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Swingman writes:

Everything changes. Shortly after I arrived at Parris Island, we were administered the Army GCT (why not the Navy, I have no idea). We had gotten in about 2 a.m. that morning at the receiving depot at Yemassee (sp?), spent 2-1/2 hours on racks, with mattresses we were forbidden to unroll, and at 8 a.m., we were taking the GCT. After that, things got hectic. My score was 137, and caused me a lot of trouble in boot camp---Self, you're so f++++ing smart, why don't you do things right?--being among the most pleasant questions.
Charlie Self "The test and the use of man's education is that he finds pleasure in the exercise of his mind." Jacques Barzun
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"Charlie Self" wrote in message

Don't feel bad, the Army didn't show much respect for draftee brains either ... except briefly to put the squeeze on you to apply for OCS. Then once you did, and their quota's were filled, you were an even bigger "shithead" for the duration.
Actually, and IIRC, an AGCT of 137 back then put you well into the top 2% of the population at the time. That ain't shabby for a Marine. <gd&r>
--
www.e-woodshop.net
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Swingman writes:

Some said that enlisting in the Marines was a contradiction of the score. But I got lucky and spent 4 mostly boring years. Great repartee, such as, "Self, get a f+++ing haircut," was a part of my normal week.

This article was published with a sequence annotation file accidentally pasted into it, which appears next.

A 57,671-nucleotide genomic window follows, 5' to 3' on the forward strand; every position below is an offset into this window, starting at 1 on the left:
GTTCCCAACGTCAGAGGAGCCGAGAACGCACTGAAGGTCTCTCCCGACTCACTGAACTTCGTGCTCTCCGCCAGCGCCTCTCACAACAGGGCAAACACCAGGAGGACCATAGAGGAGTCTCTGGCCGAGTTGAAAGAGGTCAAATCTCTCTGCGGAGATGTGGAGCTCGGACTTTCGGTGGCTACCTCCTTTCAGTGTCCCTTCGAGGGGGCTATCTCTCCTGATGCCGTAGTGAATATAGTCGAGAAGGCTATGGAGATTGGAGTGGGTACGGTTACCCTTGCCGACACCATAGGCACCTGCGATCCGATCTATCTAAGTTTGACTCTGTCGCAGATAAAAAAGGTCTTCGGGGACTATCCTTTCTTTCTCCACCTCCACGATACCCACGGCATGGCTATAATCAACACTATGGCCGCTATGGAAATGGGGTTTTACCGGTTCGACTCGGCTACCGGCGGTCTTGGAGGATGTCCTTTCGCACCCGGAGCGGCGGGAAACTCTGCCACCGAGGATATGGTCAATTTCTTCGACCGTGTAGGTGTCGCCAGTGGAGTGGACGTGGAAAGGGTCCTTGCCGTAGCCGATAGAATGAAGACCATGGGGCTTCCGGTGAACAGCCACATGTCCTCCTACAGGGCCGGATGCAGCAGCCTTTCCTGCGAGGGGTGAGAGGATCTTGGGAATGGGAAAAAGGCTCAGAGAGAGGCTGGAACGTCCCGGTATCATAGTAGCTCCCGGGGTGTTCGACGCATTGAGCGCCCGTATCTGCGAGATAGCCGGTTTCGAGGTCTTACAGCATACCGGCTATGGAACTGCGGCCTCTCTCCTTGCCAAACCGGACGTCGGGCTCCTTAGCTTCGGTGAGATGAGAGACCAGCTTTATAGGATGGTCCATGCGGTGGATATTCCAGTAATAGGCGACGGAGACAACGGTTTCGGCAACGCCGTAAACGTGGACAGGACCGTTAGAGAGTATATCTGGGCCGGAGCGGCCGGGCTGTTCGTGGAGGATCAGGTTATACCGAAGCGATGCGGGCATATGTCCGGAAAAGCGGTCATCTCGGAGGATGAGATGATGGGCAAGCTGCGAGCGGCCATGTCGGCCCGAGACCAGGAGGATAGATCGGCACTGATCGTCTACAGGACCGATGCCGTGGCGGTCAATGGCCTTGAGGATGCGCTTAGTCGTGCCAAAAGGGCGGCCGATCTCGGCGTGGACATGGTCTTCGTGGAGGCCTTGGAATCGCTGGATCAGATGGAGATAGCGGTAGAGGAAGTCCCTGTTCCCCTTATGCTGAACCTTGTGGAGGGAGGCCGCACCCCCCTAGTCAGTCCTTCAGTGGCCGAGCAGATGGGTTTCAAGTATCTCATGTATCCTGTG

Charlie Self "The test and the use of man's education is that he finds pleasure in the exercise of his mind." Jacques Barzun
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being a military brat, much of my childhood was spent hearing, "Get a haircut!". I never thought I needed a haircut as I sat each time in the barber's chair. I'd tell them to take "just a little off". Sometimes they'd take me at my word, and then my dad would read me the riot act when he next saw me. sigh...it's a wonder I didn't turn in to a long-haired hippy freak after leaving home. But I did let my hair grow long enough after my 4 years in the service to nearly cover my ears, ala 70's style. :)
dave
Charlie Self wrote:

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snipped-for-privacy@aol.comnotforme (Charlie Self) wrote:

Hey, you have a great understress GCT score. Having a functioning mind under stress might be something that the Marine Corps would like to know.
Mine 136 GCT, San Diego 1975, similar drill.
Wes USMC 75-79 MOS 6657
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Isn't that about the time they should assign you to Sniper/Recon instead of handing you that 'Mattel-O-Matic' ?
'They' feed you all you want to hear, then there is that last line in the 'contract' . . ."The needs of the Service come first".
Regards, Ron Magen Backyard Boatshop {of course I still consider it a highlight of my life, and it got me the house I now own, helped with college, and that led me to my bride of 31 years}